The benefits of the cloud are well understood, and it is no surprise that many enterprises are turning to a cloud-first strategy for their IT deployments. Indeed, analyst firm IDC predicts that worldwide public cloud services spending will continue to grow rapidly and reach US$500 billion in 2023.
Yet a cloud-only world is unlikely to happen anytime soon. Enterprises are keeping their on-premises data centre deployments for reasons ranging from performance, need to support legacy systems, and compliance with data privacy regulations that are increasingly being drafted and enforced around the world.
Hybrid and Edge Data Centres
Even the major public cloud providers have tacitly acknowledged this reality when Microsoft Azure, Google Cloud and Amazon Web Services rolled out on-premises solutions designed to support private cloud or hybrid cloud deployments. This gives enterprises the best of both worlds, giving them the ability to migrate workloads as necessary.
Elsewhere, edge computing is also on the rise, driven by demand for the effective data storage facilities for the massive volumes of data generated by IoT applications. Equipment makers are launching solutions designed for the edge data centres, and at least one report pegged the edge data centre market at more than US$13 billion by 2024.
With edge computing, IT infrastructure is moved into data centres that are located either on-premise, or at locations near to end-users. Designed to complement public cloud or colocation deployments, edge data centres offer advantages that neither possess, and are typically used for applications that demand a significant amount of bandwidth, require rapid response times, or are latency sensitive.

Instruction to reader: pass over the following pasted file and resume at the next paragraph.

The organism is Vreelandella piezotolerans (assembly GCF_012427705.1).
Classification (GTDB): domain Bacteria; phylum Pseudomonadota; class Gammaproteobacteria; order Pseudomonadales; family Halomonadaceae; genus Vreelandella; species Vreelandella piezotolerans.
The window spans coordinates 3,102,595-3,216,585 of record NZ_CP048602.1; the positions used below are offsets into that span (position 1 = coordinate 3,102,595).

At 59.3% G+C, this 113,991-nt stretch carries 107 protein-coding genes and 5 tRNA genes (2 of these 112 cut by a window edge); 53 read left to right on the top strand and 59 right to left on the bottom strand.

Supporting Remove Data Centres
So how can organisations support their IT infrastructure at edge and on-premises facilities? Support for remote access is among the most crucial features on this front, considering how IT team members are unlikely to be physically near. This also offers the added advantage of allowing smaller IT teams to manage large IT deployments.
This calls for dedicated hardware for remote access and management that will work even in the event of catastrophic failures such as operating system corruption or boot failure. Some technologies that make this possible to control and monitor servers centrally range from proprietary such as Intel Remote Management Module, to support for interfaces such as Intelligent Platform Management Interface (IPMI).
A UPS for the Edge
It is vital that edge and on-premises facilities are adequately defended against power outages or transient power issues. On this front, an uninterruptible power source (UPS) such as Schneider Electric’s Galaxy VS is designed specifically to address the unique requirements of edge computing where space and access often come at a premium.
With support from mid to large-sized workloads, the compact Galaxy VS can comfortably support deployments at either traditional data centres or remote edge locations. Site managers or technical personnel can remotely monitor its status at any time using a smartphone, allowing for rapid decisions and remediation to be made.
Its compact design, high-density technology and fault-tolerant architecture maximize availability, operational efficiency, and critical load protection, while minimizing total cost of ownership. Thanks to patented technologies, this UPS delivers up to 99% efficiency in ECOnversion mode, which ensures very high energy savings.
Finally, lithium-ion battery options serve to protect equipment even during repeated power interruptions, while offering longer life than traditional battery solutions. You can read more about the benefits of lithium-ion UPS batteries here.
Edge data centres and traditional on-premises IT deployments are not going away soon. The onus is on enterprises to ensure they get the right UPS for their data centres.
Article by Bhagwati Prasad, Vice President, Business Development, Secure Power Division, International Operations, Schneider Electric